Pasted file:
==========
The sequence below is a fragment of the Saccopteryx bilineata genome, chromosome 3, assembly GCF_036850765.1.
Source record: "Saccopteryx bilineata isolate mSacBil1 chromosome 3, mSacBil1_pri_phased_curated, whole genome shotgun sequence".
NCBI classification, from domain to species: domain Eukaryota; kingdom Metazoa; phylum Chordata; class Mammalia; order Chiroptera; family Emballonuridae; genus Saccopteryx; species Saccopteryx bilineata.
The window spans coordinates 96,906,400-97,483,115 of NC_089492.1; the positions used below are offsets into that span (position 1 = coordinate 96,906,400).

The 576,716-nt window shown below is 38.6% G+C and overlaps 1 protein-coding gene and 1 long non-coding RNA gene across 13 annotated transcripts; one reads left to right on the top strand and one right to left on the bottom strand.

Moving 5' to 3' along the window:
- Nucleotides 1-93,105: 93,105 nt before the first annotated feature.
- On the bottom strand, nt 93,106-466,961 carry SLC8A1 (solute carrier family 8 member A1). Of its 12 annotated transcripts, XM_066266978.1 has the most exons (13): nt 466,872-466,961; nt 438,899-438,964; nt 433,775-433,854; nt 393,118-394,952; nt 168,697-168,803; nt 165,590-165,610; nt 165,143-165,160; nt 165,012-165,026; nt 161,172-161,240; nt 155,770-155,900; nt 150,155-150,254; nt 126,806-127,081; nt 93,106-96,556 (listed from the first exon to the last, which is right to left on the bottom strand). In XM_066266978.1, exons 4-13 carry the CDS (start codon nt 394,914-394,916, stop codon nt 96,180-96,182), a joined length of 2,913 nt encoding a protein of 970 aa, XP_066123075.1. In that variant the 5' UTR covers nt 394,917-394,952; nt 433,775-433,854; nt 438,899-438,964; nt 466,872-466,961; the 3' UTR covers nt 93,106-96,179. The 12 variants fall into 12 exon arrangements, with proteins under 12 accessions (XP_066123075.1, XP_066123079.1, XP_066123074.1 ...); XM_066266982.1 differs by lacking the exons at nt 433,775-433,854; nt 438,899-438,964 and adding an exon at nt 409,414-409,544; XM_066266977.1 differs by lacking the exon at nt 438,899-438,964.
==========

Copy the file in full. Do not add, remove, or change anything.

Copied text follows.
The sequence below is a fragment of the Saccopteryx bilineata genome, chromosome 3, assembly GCF_036850765.1.
Source record: "Saccopteryx bilineata isolate mSacBil1 chromosome 3, mSacBil1_pri_phased_curated, whole genome shotgun sequence".
NCBI classification, from domain to species: domain Eukaryota; kingdom Metazoa; phylum Chordata; class Mammalia; order Chiroptera; family Emballonuridae; genus Saccopteryx; species Saccopteryx bilineata.
The window spans coordinates 96,906,400-97,483,115 of NC_089492.1; the positions used below are offsets into that span (position 1 = coordinate 96,906,400).

The 576,716-nt window shown below is 38.6% G+C and overlaps 1 protein-coding gene and 1 long non-coding RNA gene across 13 annotated transcripts; one reads left to right on the top strand and one right to left on the bottom strand.

Moving 5' to 3' along the window:
- Nucleotides 1-93,105: 93,105 nt before the first annotated feature.
- On the bottom strand, nt 93,106-466,961 carry SLC8A1 (solute carrier family 8 member A1). Of its 12 annotated transcripts, XM_066266978.1 has the most exons (13): nt 466,872-466,961; nt 438,899-438,964; nt 433,775-433,854; nt 393,118-394,952; nt 168,697-168,803; nt 165,590-165,610; nt 165,143-165,160; nt 165,012-165,026; nt 161,172-161,240; nt 155,770-155,900; nt 150,155-150,254; nt 126,806-127,081; nt 93,106-96,556 (listed from the first exon to the last, which is right to left on the bottom strand). In XM_066266978.1, exons 4-13 carry the CDS (start codon nt 394,914-394,916, stop codon nt 96,180-96,182), a joined length of 2,913 nt encoding a protein of 970 aa, XP_066123075.1. In that variant the 5' UTR covers nt 394,917-394,952; nt 433,775-433,854; nt 438,899-438,964; nt 466,872-466,961; the 3' UTR covers nt 93,106-96,179. The 12 variants fall into 12 exon arrangements, with proteins under 12 accessions (XP_066123075.1, XP_066123079.1, XP_066123074.1 ...); XM_066266982.1 differs by lacking the exons at nt 433,775-433,854; nt 438,899-438,964 and adding an exon at nt 409,414-409,544; XM_066266977.1 differs by lacking the exon at nt 438,899-438,964.